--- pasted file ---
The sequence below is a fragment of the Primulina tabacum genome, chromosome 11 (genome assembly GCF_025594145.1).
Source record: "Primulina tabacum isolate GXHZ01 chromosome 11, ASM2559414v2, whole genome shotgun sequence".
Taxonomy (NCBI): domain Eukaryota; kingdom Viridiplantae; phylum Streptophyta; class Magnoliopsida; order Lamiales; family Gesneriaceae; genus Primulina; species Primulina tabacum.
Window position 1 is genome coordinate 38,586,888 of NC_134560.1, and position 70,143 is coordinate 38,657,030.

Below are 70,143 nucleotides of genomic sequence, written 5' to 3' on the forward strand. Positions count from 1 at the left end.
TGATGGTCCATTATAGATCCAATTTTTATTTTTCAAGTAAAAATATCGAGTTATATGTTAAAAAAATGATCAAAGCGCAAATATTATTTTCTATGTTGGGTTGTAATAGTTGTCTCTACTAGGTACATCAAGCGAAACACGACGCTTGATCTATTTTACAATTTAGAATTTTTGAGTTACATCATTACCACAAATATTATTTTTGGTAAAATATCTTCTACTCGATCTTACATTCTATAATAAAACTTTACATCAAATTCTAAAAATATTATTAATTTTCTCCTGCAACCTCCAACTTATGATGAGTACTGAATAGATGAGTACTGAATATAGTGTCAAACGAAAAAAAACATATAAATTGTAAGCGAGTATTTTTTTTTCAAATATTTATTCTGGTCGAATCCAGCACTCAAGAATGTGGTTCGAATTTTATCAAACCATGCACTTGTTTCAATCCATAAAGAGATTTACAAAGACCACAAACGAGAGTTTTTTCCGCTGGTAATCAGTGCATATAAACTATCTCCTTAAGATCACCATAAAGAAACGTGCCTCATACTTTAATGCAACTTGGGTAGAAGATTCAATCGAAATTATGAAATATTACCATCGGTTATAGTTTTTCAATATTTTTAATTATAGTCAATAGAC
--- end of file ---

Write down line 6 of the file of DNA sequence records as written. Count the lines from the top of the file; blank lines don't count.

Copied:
TGATGGTCCATTATAGATCCAATTTTTATTTTTCAAGTAAAAATATCGAGTTATATGTTAAAAAAATGATCAAAGCGCAAATATTATTTTCTATGTTGGGTTGTAATAGTTGTCTCTACTAGGTACATCAAGCGAAACACGACGCTTGATCTATTTTACAATTTAGAATTTTTGAGTTACATCATTACCACAAATATTATTTTTGGTAAAATATCTTCTACTCGATCTTACATTCTATAATAAAACTTTACATCAAATTCTAAAAATATTATTAATTTTCTCCTGCAACCTCCAACTTATGATGAGTACTGAATAGATGAGTACTGAATATAGTGTCAAACGAAAAAAAACATATAAATTGTAAGCGAGTATTTTTTTTTCAAATATTTATTCTGGTCGAATCCAGCACTCAAGAATGTGGTTCGAATTTTATCAAACCATGCACTTGTTTCAATCCATAAAGAGATTTACAAAGACCACAAACGAGAGTTTTTTCCGCTGGTAATCAGTGCATATAAACTATCTCCTTAAGATCACCATAAAGAAACGTGCCTCATACTTTAATGCAACTTGGGTAGAAGATTCAATCGAAATTATGAAATATTACCATCGGTTATAGTTTTTCAATATTTTTAATTATAGTCAATAGAC